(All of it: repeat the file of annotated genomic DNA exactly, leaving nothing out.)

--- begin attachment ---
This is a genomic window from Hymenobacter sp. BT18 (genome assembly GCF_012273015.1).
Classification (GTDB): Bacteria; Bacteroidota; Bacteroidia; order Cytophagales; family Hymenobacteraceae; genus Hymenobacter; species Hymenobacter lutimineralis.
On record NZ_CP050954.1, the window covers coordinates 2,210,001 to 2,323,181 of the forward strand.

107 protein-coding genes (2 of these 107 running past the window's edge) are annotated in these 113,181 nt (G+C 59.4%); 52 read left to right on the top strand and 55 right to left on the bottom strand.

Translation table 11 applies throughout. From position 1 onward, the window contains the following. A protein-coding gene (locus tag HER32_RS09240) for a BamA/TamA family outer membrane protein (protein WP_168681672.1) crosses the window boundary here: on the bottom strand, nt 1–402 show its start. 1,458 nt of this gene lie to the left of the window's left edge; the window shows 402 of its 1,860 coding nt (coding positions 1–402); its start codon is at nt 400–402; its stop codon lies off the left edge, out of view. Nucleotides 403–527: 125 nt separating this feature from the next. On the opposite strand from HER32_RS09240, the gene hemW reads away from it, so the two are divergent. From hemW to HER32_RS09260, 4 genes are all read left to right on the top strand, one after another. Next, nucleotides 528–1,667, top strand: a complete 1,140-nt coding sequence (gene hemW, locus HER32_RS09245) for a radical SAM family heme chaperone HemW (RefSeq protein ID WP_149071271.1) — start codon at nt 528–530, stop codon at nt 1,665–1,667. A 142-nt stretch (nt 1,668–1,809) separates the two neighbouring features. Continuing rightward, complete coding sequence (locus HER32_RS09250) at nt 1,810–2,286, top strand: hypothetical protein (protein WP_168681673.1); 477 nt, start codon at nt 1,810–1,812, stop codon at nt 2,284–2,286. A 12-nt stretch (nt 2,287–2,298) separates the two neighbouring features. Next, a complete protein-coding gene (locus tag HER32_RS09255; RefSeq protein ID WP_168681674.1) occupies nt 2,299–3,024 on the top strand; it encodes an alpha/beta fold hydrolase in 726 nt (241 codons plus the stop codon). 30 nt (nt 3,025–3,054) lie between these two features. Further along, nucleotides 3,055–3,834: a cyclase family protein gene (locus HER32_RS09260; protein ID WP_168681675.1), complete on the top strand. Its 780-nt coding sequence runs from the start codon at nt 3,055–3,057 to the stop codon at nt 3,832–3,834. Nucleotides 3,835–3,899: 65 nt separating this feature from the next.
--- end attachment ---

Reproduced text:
This is a genomic window from Hymenobacter sp. BT18 (genome assembly GCF_012273015.1).
Classification (GTDB): Bacteria; Bacteroidota; Bacteroidia; order Cytophagales; family Hymenobacteraceae; genus Hymenobacter; species Hymenobacter lutimineralis.
On record NZ_CP050954.1, the window covers coordinates 2,210,001 to 2,323,181 of the forward strand.

107 protein-coding genes (2 of these 107 running past the window's edge) are annotated in these 113,181 nt (G+C 59.4%); 52 read left to right on the top strand and 55 right to left on the bottom strand.

Translation table 11 applies throughout. From position 1 onward, the window contains the following. A protein-coding gene (locus tag HER32_RS09240) for a BamA/TamA family outer membrane protein (protein WP_168681672.1) crosses the window boundary here: on the bottom strand, nt 1–402 show its start. 1,458 nt of this gene lie to the left of the window's left edge; the window shows 402 of its 1,860 coding nt (coding positions 1–402); its start codon is at nt 400–402; its stop codon lies off the left edge, out of view. Nucleotides 403–527: 125 nt separating this feature from the next. On the opposite strand from HER32_RS09240, the gene hemW reads away from it, so the two are divergent. From hemW to HER32_RS09260, 4 genes are all read left to right on the top strand, one after another. Next, nucleotides 528–1,667, top strand: a complete 1,140-nt coding sequence (gene hemW, locus HER32_RS09245) for a radical SAM family heme chaperone HemW (RefSeq protein ID WP_149071271.1) — start codon at nt 528–530, stop codon at nt 1,665–1,667. A 142-nt stretch (nt 1,668–1,809) separates the two neighbouring features. Continuing rightward, complete coding sequence (locus HER32_RS09250) at nt 1,810–2,286, top strand: hypothetical protein (protein WP_168681673.1); 477 nt, start codon at nt 1,810–1,812, stop codon at nt 2,284–2,286. A 12-nt stretch (nt 2,287–2,298) separates the two neighbouring features. Next, a complete protein-coding gene (locus tag HER32_RS09255; RefSeq protein ID WP_168681674.1) occupies nt 2,299–3,024 on the top strand; it encodes an alpha/beta fold hydrolase in 726 nt (241 codons plus the stop codon). 30 nt (nt 3,025–3,054) lie between these two features. Further along, nucleotides 3,055–3,834: a cyclase family protein gene (locus HER32_RS09260; protein ID WP_168681675.1), complete on the top strand. Its 780-nt coding sequence runs from the start codon at nt 3,055–3,057 to the stop codon at nt 3,832–3,834. Nucleotides 3,835–3,899: 65 nt separating this feature from the next.